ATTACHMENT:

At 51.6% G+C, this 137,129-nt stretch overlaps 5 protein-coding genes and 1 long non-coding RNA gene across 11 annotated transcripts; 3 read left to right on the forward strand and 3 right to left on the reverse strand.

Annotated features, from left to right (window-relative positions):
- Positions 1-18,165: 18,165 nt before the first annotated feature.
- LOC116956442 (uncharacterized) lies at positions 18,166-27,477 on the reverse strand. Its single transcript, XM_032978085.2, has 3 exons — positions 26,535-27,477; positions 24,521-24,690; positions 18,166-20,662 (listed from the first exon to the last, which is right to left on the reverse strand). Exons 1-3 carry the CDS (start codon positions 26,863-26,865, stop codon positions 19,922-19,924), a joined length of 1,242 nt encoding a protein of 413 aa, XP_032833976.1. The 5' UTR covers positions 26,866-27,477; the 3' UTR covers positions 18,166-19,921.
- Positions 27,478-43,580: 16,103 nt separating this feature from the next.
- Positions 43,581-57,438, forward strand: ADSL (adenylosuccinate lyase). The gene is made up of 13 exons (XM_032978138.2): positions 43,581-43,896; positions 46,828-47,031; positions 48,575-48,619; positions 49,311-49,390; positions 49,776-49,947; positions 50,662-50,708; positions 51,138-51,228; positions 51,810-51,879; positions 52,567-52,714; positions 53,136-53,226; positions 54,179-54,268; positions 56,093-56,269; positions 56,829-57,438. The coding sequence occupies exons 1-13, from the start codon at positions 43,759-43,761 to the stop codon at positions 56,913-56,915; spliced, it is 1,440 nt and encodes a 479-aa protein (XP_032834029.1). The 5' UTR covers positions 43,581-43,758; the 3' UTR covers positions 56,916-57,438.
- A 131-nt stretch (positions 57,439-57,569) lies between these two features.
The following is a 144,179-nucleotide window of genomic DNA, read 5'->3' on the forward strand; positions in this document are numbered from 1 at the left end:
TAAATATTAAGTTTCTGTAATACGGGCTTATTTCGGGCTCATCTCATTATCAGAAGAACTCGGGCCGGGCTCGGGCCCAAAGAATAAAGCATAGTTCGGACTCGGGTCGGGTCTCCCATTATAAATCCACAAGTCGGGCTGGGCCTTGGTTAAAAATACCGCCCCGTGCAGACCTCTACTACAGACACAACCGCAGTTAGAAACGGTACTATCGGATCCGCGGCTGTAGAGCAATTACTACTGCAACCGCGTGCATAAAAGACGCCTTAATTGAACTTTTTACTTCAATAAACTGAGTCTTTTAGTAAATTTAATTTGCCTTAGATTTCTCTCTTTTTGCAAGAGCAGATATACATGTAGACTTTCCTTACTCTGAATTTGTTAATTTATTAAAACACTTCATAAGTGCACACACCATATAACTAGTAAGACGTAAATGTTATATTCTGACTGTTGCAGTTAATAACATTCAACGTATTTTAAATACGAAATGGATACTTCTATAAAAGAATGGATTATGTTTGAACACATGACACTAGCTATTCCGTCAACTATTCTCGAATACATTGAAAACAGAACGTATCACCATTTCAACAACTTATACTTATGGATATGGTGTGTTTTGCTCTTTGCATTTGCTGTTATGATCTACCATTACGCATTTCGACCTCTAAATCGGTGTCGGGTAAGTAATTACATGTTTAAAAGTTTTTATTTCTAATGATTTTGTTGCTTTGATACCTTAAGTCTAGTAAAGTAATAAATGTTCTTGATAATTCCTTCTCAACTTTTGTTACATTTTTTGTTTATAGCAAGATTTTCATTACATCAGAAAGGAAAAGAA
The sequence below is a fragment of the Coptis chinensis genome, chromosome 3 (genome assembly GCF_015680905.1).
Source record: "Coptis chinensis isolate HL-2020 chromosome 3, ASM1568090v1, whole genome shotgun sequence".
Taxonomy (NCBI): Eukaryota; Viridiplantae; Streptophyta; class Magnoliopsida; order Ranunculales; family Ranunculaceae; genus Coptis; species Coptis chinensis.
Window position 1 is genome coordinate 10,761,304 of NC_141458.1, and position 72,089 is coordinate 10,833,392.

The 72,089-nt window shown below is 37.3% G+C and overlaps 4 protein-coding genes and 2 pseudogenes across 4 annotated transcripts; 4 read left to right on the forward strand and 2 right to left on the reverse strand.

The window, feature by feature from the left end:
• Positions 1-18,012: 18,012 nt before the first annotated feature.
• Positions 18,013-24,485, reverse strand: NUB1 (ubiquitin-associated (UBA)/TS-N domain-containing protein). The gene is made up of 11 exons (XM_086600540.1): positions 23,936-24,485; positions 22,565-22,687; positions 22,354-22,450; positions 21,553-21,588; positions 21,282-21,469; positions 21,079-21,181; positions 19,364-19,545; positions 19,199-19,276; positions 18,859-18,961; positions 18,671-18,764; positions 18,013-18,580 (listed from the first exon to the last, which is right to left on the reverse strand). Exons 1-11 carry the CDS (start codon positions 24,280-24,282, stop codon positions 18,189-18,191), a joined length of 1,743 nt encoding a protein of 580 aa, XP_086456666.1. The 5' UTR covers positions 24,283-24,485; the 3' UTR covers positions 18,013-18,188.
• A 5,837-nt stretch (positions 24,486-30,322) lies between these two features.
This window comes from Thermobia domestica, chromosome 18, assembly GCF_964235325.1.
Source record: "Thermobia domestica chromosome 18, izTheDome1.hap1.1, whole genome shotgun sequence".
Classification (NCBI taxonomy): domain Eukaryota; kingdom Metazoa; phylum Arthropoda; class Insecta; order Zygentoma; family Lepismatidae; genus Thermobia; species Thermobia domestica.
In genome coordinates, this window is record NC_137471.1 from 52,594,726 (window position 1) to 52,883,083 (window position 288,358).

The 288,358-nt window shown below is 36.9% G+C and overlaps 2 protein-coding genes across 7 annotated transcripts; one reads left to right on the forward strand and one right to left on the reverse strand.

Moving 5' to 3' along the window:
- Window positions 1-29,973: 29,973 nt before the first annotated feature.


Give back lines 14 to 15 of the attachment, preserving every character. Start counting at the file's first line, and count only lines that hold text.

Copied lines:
The 72,089-nt window shown below is 37.3% G+C and overlaps 4 protein-coding genes and 2 pseudogenes across 4 annotated transcripts; 4 read left to right on the forward strand and 2 right to left on the reverse strand.

The window, feature by feature from the left end: